Friday, May 30, 2014


I'm a featured speaker at the upcoming Watson Conference. This year the conference's them is "responsivity," or "what it means for teacher/scholars of rhetoric and composition to be responsive to communities both within and beyond the academy." As a featured speaker, I was asked to make a short video about the theme. That video has just been posted along with other speakers' videos.

The video is below—but make sure to click through to the other speakers' videos as well!

Responsivity - Clay Spinuzzi from Watson Conference on Vimeo.

Tuesday, May 27, 2014

Reading :: Learning from the Field

Learning from the Field: A Guide from Experience
By William Foote Whyte

Willliam Foote Whyte wrote several landmark pieces in sociological fieldwork, including the 1943 classic Street Corner Society. In this 1984 book, he put together a guide for conducting such fieldwork, a "guide from experience," as the subtitle explains. This experiential guide, like Van Maanen's Tales of the Field or Becker's Tricks of the Trade, is liberally illustrated with the author's own fieldwork; it amounts to a series of points plus dos-and-don'ts plus extended examples. I found it fascinating.

In the early chapters of the book, Whyte tackles subjects such as participant observation (Ch.2), planning the project and entering the field (Ch.3), field relations (Ch.4), observational methods (Ch.5), and interviewing strategies and tactics (Ch.6), all of which draw on the author's great experience and wiles to make the field research a success. For instance, in Chapter 3 he discusses how to decide whether you need to change your research design midstream - and how to commit to it. In Chapter 4, he discusses how to determine when to ask questions, what questions to ask, and how to present one's research to participants. In Chapter 6, he discusses how to subtly direct interviews. Whyte clearly has a deep bag of tricks.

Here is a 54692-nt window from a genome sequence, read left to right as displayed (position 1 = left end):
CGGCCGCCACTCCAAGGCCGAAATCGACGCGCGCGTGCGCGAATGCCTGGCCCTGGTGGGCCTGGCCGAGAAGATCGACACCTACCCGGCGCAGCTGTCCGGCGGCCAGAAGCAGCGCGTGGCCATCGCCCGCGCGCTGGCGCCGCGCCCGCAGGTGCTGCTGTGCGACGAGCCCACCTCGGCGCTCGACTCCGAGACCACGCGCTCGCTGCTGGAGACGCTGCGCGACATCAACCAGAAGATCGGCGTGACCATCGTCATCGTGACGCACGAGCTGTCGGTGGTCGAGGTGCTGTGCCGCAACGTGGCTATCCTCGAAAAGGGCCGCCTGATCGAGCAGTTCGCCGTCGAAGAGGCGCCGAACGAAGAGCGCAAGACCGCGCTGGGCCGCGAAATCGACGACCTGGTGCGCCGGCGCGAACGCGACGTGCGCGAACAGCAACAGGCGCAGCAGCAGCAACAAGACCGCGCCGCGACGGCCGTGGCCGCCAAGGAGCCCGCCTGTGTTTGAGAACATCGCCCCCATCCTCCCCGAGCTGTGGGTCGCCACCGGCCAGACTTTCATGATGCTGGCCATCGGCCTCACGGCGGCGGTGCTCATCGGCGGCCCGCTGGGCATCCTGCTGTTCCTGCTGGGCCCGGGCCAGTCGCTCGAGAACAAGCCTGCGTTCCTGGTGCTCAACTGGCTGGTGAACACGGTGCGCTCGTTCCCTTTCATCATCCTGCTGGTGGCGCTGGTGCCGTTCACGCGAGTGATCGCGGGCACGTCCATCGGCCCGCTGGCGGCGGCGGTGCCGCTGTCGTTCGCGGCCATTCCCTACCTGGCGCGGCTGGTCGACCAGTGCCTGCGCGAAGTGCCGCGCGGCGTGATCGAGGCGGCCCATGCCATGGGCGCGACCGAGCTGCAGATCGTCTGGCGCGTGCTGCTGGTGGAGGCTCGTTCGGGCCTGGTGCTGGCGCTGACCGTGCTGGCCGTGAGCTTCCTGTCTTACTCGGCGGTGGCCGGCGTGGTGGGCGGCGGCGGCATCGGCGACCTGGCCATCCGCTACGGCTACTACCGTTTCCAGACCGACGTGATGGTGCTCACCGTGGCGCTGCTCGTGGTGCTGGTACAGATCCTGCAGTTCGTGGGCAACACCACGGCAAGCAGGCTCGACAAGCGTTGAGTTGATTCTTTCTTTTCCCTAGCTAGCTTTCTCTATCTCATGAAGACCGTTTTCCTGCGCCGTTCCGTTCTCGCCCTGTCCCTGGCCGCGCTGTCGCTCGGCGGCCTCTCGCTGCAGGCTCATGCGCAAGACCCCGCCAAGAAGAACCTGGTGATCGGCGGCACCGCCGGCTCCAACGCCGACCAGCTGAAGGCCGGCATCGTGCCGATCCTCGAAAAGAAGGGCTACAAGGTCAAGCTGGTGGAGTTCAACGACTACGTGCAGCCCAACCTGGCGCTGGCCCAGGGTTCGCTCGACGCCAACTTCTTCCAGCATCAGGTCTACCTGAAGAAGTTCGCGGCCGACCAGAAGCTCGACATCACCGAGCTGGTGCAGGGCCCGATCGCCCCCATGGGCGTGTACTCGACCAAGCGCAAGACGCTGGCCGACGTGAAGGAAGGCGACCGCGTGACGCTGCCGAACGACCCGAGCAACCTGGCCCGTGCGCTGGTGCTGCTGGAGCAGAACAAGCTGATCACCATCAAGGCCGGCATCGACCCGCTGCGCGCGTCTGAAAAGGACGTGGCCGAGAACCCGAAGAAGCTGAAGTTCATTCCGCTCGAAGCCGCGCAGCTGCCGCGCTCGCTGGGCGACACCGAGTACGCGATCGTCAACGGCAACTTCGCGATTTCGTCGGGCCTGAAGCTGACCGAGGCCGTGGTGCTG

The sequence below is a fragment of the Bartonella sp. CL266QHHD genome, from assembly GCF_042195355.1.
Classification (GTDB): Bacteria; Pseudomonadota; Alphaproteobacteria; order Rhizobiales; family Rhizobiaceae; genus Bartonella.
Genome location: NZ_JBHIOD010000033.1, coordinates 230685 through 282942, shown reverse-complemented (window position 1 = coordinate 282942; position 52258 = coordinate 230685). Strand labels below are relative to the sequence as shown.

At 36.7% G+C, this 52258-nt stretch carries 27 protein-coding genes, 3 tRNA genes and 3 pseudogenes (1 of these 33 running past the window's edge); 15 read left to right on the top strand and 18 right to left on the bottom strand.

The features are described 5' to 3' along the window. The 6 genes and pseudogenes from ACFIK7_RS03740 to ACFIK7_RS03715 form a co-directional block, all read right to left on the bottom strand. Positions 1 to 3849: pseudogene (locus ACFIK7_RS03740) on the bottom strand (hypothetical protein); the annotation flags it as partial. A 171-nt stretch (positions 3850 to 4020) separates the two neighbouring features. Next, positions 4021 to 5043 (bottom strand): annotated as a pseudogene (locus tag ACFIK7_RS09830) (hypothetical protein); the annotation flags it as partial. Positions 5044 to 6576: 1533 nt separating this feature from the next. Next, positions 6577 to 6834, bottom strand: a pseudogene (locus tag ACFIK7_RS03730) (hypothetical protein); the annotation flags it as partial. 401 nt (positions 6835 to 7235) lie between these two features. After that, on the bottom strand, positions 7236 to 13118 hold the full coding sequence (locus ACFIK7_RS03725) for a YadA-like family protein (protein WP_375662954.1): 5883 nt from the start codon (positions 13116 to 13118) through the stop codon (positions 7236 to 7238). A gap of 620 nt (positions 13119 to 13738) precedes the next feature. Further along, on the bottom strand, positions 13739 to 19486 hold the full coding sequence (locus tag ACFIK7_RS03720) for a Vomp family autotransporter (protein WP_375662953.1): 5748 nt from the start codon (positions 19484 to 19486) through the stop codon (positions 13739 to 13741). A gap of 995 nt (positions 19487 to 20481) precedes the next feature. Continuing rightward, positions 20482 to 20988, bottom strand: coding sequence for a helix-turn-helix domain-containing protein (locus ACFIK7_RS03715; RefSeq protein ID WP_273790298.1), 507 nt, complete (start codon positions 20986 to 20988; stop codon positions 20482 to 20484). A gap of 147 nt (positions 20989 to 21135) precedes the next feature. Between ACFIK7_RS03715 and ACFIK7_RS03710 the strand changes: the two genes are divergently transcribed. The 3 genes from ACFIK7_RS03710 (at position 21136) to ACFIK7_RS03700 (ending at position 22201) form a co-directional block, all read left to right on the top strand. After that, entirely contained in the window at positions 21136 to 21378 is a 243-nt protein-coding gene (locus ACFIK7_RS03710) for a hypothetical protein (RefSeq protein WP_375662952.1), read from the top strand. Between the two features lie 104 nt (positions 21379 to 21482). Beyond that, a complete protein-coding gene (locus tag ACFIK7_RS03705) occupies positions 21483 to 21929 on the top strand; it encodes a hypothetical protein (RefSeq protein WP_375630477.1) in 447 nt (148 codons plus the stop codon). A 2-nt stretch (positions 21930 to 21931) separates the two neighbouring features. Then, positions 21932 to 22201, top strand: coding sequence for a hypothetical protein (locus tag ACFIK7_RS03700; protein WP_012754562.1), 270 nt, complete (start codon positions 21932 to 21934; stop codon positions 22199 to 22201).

He also has a broad understanding of the field. Street Corner Society was published in 1943, based on fieldwork in the late 1930s. But in Learning from the Field, published over 40 years after his first, groundbreaking study, Whyte addresses then-contemporary developments such as participatory action research (p.168) and network analysis (p.248). By addressing these developments, he situates the book more broadly and makes it more contemporary than it otherwise might have been.

All in all, this is a fascinating and valuable book. I would recommend it to anyone interested in the nuts and bolts of fieldwork, perhaps over Van Maanen or Becker.

Reading :: The Scientific Revolution

The Scientific Revolution
By Steven Shapin

Steven Shapin's name is familiar to me because he coauthored Leviathan and the Air-Pump with Simon Schaeffer. That book, a history of the development of the experimental method in the conflicts between Hobbes and Boyle, was extensively discussed in Latour's We Have Never Been Modern. So when I saw this book at the used bookstore, I had to pick it up—especially after I opened the front cover and saw that it had been previously owned by Maxine Hairston.

Unlike Leviathan and the Air-Pump, The Scientific Revolution is a history meant for a lay audience. It describes a period that only gained an identity in retrospect: as Shapin says in his first sentence, "There was no such think as the Scientific Revolution, and this is a book about it" (p.1). The phrase "the Scientific Revolution" was coined in the early to mid 20th century (p.2) and used in retrospect to draw together "four interrelated aspects of changes in knowledge about the natural world and changes in means of securing that knowledge" (p.13): the mechanization of nature (i.e., using mechanical metaphors to understand natural phenomena); the depersonalization of natural knowledge (i.e., separating what we subjectively sense from what objectively occurs); the attempted mechanization of knowledge-making (i.e., using rules or methods to lead us to objective understandings); and "the aspiration to use the resulting reformed natural knowledge to achieve moral, social, and political ends" (p.13).